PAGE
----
11.18.16

A Theology for the Black Lives Matter Generation: Truth-Telling

Article 2.2 of The Ferguson Declaration reads:

2.2 “And ye shall know the truth, and the truth shall make you free” and “Jesus saith unto him, I am the way, the truth, and the life: no man cometh unto the Father, but by me. If ye had known me, ye should have known my Father also: and from henceforth ye know him, and have seen him.” (; ) We reject the false doctrine that love of country means avoiding telling the Truth about our history. Neighborly love mandates that the Black church speaks truth to power, in love, so that the Church Universal and the World can see where Christ is (): in the lives of the oppressed ().

“What is truth?” The Roman governor Pilate spoke those infamous words during his interrogation of our Lord Jesus Christ. The question was not sincere. It forecast a kind of postmodern subjective view of truth, an agnosticism born of political expediency in Pilate’s case.

As Pilate soon discovered, truth is that statement that best explains all the facts and describes life as it actually is. Truth possesses internal coherence and external validity. It comports with accuracy and objectivity. What is true for me is also true for you, though we may need our partial truths to compose the entire picture. In that way, truth writes all our stories.

The Gospel Truth

The Ferguson Declaration lays some emphasis on truth. In citing , the authors call to mind both the epistemological accessibility of truth—“ye shall know the truth”—and the liberating power of truth—“the truth shall make you free.” According to Jesus, the truth can be known and knowing it changes us.

Moreover, the Declaration makes it clear, as the Lord Jesus did, that truth is actually a Person. The Lord claimed, “I am the way, the truth and the life.” Jesus is Truth Incarnate. Jesus is God’s lifestyle or culture (“way”) incarnate. Jesus is “the life”—true, everlasting and abundant life, that life that really is life (). No one has life unless they have God. No one has God unless they have Jesus. And no one has or knows Jesus unless they embrace the truth about Him (). Such truth-embracing frees us from the world, the flesh, the Devil, sin, judgment and hell.

The Historical Truth

And the Truth also frees us from our histories. The old man passes away and the new man comes (). That truth-produced transformation should allow every “new creation” to tell the truth about the old creation. The most loving act we take as ministry to Christ is speaking the truth. One characteristic of being in the body of Christ is this ministry of speaking the truth in love, the result of which is the entire body growing into maturity in Christ (). Our very oneness as the body of Christ obligates us to truth-telling. As Paul puts it, “Therefore, having put away falsehood, let each one of you speak the truth with his neighbor, for we are members one of another” ().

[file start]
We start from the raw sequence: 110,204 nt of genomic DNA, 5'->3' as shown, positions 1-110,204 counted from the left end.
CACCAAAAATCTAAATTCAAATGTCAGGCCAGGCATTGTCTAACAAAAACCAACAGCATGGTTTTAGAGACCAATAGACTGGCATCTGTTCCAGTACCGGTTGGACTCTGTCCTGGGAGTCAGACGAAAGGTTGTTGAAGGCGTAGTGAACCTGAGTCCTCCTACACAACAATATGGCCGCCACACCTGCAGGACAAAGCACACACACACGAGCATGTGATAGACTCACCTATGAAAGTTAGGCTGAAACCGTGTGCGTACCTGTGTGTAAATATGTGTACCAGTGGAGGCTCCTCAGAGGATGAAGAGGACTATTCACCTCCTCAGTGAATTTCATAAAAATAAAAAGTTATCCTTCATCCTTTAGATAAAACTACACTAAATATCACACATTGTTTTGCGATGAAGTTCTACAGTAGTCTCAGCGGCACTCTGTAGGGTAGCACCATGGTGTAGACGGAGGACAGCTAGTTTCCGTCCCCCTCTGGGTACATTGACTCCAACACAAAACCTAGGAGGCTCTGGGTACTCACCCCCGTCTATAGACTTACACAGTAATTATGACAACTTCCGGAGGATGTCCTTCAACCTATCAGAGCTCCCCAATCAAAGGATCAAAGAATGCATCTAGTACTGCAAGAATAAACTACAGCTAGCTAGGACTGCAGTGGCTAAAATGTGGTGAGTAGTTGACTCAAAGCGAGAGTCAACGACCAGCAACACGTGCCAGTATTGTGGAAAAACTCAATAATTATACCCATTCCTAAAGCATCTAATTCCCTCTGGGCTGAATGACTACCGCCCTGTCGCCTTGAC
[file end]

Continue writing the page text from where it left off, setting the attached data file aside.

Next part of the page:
The Ferguson Declaration focuses this truth-speaking ethic on the history of our country. It declares, “We reject the false doctrine that love of country means avoiding telling the Truth about our history.” When they write this, the writers simply channel the understanding of love for country long held by disenfranchised African Americans. As James Baldwin once put it, “I love America more than any other country in this world, and, exactly for this reason, I insist on the right to criticize her perpetually.” Love speaks the loving but critical truth about our history. It doesn’t mollify or excuse. While it doesn’t bludgeon, it’s also blunt. Truth-telling love doesn’t mince words and yet it doesn’t mangle people. Truth-speaking love gets into the unseemly so that the hearer and the speaker are freed together from the clutches of a broken past. If we truly love our country as Christians, and if we are to escape “God and country” idolatry, we must learn to tell the whole truth about ourselves.

Few people would challenge the virtue of truth-telling. But they may disagree about what precisely is the statement of the truth. The world is full of visions and revisions, versions and perversions, narratives and counter-narratives. In all the competing claims, the truth can and often is lost. So it’s all the more important that a Christian creed and ethic concerned with these warring depictions of reality call people to talk to one another. To not only share our stories but to also listen, accept, adjust, amend, reflect as we welcome the stories of others. From a Christian perspective, it can no longer be acceptable that “history is written by the victors.” We must subvert those mythologies by inviting, allowing and demanding that history be co-authored with the vanquished. For they have a story to tell, too. And it often fills in the self-promoting blanks left out by the “victors.” It’s the only way to prevent further victimization of the defeated and the continued self-deception of the powerful.